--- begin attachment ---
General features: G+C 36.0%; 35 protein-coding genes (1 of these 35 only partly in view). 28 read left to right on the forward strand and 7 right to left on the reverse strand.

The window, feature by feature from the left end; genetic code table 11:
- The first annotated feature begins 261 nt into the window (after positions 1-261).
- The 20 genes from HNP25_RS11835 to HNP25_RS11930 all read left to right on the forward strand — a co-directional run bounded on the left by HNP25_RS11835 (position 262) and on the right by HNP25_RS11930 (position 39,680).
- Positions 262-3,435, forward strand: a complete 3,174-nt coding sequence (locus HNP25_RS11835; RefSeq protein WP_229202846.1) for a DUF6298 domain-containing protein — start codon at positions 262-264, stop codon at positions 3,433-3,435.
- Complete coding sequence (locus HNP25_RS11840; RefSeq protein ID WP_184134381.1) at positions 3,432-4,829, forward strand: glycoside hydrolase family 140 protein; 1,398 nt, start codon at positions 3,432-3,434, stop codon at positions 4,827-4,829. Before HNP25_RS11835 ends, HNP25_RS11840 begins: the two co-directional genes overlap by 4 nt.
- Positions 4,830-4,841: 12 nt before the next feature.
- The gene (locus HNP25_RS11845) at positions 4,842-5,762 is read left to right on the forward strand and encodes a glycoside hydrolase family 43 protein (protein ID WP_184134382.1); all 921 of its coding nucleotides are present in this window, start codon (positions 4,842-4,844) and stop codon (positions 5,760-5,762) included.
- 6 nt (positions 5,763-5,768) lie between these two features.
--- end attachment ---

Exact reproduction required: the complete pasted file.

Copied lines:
General features: G+C 36.0%; 35 protein-coding genes (1 of these 35 only partly in view). 28 read left to right on the forward strand and 7 right to left on the reverse strand.

The window, feature by feature from the left end; genetic code table 11:
- The first annotated feature begins 261 nt into the window (after positions 1-261).
- The 20 genes from HNP25_RS11835 to HNP25_RS11930 all read left to right on the forward strand — a co-directional run bounded on the left by HNP25_RS11835 (position 262) and on the right by HNP25_RS11930 (position 39,680).
- Positions 262-3,435, forward strand: a complete 3,174-nt coding sequence (locus HNP25_RS11835; RefSeq protein WP_229202846.1) for a DUF6298 domain-containing protein — start codon at positions 262-264, stop codon at positions 3,433-3,435.
- Complete coding sequence (locus HNP25_RS11840; RefSeq protein ID WP_184134381.1) at positions 3,432-4,829, forward strand: glycoside hydrolase family 140 protein; 1,398 nt, start codon at positions 3,432-3,434, stop codon at positions 4,827-4,829. Before HNP25_RS11835 ends, HNP25_RS11840 begins: the two co-directional genes overlap by 4 nt.
- Positions 4,830-4,841: 12 nt before the next feature.
- The gene (locus HNP25_RS11845) at positions 4,842-5,762 is read left to right on the forward strand and encodes a glycoside hydrolase family 43 protein (protein ID WP_184134382.1); all 921 of its coding nucleotides are present in this window, start codon (positions 4,842-4,844) and stop codon (positions 5,760-5,762) included.
- 6 nt (positions 5,763-5,768) lie between these two features.